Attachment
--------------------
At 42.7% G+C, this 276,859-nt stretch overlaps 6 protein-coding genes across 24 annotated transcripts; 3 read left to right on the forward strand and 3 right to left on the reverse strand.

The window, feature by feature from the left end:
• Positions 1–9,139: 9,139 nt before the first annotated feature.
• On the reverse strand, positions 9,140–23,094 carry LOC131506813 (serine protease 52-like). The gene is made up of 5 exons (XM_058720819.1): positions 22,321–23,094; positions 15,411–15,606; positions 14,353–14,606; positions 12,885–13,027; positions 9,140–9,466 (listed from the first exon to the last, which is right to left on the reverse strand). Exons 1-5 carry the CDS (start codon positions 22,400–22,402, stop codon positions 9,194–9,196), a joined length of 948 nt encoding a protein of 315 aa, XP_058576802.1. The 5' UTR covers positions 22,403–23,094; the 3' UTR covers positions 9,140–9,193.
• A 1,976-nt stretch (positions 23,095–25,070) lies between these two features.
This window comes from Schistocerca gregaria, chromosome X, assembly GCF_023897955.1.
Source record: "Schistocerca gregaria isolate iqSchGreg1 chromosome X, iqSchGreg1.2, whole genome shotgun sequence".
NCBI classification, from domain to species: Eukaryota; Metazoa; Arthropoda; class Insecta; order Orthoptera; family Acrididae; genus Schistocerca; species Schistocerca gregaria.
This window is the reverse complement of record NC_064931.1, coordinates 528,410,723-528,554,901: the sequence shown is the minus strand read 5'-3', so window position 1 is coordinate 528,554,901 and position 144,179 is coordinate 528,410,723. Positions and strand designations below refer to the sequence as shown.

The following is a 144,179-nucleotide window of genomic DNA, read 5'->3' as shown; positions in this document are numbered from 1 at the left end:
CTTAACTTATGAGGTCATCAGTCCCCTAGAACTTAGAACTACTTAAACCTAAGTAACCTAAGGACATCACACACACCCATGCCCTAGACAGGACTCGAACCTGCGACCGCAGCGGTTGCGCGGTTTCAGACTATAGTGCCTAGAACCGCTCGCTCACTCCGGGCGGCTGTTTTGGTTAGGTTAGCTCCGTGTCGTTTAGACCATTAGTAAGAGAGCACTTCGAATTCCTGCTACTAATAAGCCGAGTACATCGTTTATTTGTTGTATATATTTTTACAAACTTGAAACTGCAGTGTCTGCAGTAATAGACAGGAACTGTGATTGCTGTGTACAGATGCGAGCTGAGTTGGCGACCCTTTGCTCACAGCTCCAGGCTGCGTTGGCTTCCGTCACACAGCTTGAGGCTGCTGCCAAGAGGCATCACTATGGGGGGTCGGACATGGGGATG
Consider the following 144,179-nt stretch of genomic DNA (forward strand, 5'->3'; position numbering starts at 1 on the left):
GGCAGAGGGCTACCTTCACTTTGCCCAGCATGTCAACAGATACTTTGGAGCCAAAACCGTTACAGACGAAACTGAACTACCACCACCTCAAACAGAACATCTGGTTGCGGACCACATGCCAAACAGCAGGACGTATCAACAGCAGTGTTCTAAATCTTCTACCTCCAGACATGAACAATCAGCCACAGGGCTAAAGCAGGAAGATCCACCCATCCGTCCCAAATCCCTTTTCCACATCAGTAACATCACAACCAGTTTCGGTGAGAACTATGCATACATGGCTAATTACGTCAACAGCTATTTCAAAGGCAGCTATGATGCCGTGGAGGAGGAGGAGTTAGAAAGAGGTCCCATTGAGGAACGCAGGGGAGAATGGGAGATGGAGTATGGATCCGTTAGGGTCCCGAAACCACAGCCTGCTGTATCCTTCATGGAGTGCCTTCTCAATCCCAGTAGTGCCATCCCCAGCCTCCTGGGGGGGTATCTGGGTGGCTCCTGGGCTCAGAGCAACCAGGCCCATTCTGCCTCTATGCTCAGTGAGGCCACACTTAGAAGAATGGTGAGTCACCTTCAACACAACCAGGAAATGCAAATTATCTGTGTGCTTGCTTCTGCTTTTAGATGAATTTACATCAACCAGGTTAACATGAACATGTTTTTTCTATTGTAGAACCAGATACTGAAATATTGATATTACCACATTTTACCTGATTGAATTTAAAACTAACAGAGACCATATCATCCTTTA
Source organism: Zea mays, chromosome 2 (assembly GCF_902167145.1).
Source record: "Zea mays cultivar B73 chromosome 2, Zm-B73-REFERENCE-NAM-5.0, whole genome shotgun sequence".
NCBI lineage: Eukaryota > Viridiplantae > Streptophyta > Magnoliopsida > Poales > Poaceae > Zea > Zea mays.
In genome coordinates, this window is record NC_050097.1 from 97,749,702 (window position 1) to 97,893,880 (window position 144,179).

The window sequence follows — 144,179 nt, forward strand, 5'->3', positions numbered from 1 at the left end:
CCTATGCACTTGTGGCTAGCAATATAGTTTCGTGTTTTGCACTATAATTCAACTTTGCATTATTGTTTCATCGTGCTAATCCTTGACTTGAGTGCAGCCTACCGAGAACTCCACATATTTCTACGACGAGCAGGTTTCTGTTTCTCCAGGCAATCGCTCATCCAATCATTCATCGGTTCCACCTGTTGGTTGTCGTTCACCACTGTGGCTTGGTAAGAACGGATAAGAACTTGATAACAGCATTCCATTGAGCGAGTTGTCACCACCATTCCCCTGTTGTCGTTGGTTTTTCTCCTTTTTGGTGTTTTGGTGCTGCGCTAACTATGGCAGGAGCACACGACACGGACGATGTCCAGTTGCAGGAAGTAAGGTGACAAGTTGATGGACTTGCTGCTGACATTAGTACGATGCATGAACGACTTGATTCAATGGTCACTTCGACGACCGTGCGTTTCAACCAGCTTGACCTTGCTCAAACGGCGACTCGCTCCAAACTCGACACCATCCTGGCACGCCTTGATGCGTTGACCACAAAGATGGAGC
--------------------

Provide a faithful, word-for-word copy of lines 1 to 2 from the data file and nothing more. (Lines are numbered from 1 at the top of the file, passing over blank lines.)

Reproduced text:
At 42.7% G+C, this 276,859-nt stretch overlaps 6 protein-coding genes across 24 annotated transcripts; 3 read left to right on the forward strand and 3 right to left on the reverse strand.

The window, feature by feature from the left end: